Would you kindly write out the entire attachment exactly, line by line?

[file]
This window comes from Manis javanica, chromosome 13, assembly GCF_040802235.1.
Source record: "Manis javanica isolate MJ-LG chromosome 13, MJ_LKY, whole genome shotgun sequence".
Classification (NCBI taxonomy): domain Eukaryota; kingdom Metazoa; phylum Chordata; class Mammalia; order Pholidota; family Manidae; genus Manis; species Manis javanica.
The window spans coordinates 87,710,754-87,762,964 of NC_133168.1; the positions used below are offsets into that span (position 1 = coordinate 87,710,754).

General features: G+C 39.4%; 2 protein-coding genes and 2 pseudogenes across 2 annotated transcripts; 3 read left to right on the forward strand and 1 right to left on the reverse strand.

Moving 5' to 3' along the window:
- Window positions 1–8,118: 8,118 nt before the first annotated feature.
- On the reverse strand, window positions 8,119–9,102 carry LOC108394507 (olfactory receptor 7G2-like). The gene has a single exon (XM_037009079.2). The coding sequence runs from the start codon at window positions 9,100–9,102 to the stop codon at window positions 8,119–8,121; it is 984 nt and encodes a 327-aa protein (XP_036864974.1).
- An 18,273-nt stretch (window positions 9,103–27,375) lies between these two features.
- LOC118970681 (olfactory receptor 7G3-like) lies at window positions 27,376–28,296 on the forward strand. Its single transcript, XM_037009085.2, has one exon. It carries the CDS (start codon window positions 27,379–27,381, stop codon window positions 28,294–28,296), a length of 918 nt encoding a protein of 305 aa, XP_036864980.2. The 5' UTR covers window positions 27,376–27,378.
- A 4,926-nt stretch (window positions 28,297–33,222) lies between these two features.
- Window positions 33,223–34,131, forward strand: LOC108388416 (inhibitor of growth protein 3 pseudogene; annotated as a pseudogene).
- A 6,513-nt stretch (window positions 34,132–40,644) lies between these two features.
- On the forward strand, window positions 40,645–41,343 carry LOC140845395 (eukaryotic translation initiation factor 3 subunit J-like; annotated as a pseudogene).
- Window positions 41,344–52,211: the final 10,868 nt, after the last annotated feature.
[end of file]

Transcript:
This window comes from Manis javanica, chromosome 13, assembly GCF_040802235.1.
Source record: "Manis javanica isolate MJ-LG chromosome 13, MJ_LKY, whole genome shotgun sequence".
Classification (NCBI taxonomy): domain Eukaryota; kingdom Metazoa; phylum Chordata; class Mammalia; order Pholidota; family Manidae; genus Manis; species Manis javanica.
The window spans coordinates 87,710,754-87,762,964 of NC_133168.1; the positions used below are offsets into that span (position 1 = coordinate 87,710,754).

General features: G+C 39.4%; 2 protein-coding genes and 2 pseudogenes across 2 annotated transcripts; 3 read left to right on the forward strand and 1 right to left on the reverse strand.

Moving 5' to 3' along the window:
- Window positions 1–8,118: 8,118 nt before the first annotated feature.
- On the reverse strand, window positions 8,119–9,102 carry LOC108394507 (olfactory receptor 7G2-like). The gene has a single exon (XM_037009079.2). The coding sequence runs from the start codon at window positions 9,100–9,102 to the stop codon at window positions 8,119–8,121; it is 984 nt and encodes a 327-aa protein (XP_036864974.1).
- An 18,273-nt stretch (window positions 9,103–27,375) lies between these two features.
- LOC118970681 (olfactory receptor 7G3-like) lies at window positions 27,376–28,296 on the forward strand. Its single transcript, XM_037009085.2, has one exon. It carries the CDS (start codon window positions 27,379–27,381, stop codon window positions 28,294–28,296), a length of 918 nt encoding a protein of 305 aa, XP_036864980.2. The 5' UTR covers window positions 27,376–27,378.
- A 4,926-nt stretch (window positions 28,297–33,222) lies between these two features.
- Window positions 33,223–34,131, forward strand: LOC108388416 (inhibitor of growth protein 3 pseudogene; annotated as a pseudogene).
- A 6,513-nt stretch (window positions 34,132–40,644) lies between these two features.
- On the forward strand, window positions 40,645–41,343 carry LOC140845395 (eukaryotic translation initiation factor 3 subunit J-like; annotated as a pseudogene).
- Window positions 41,344–52,211: the final 10,868 nt, after the last annotated feature.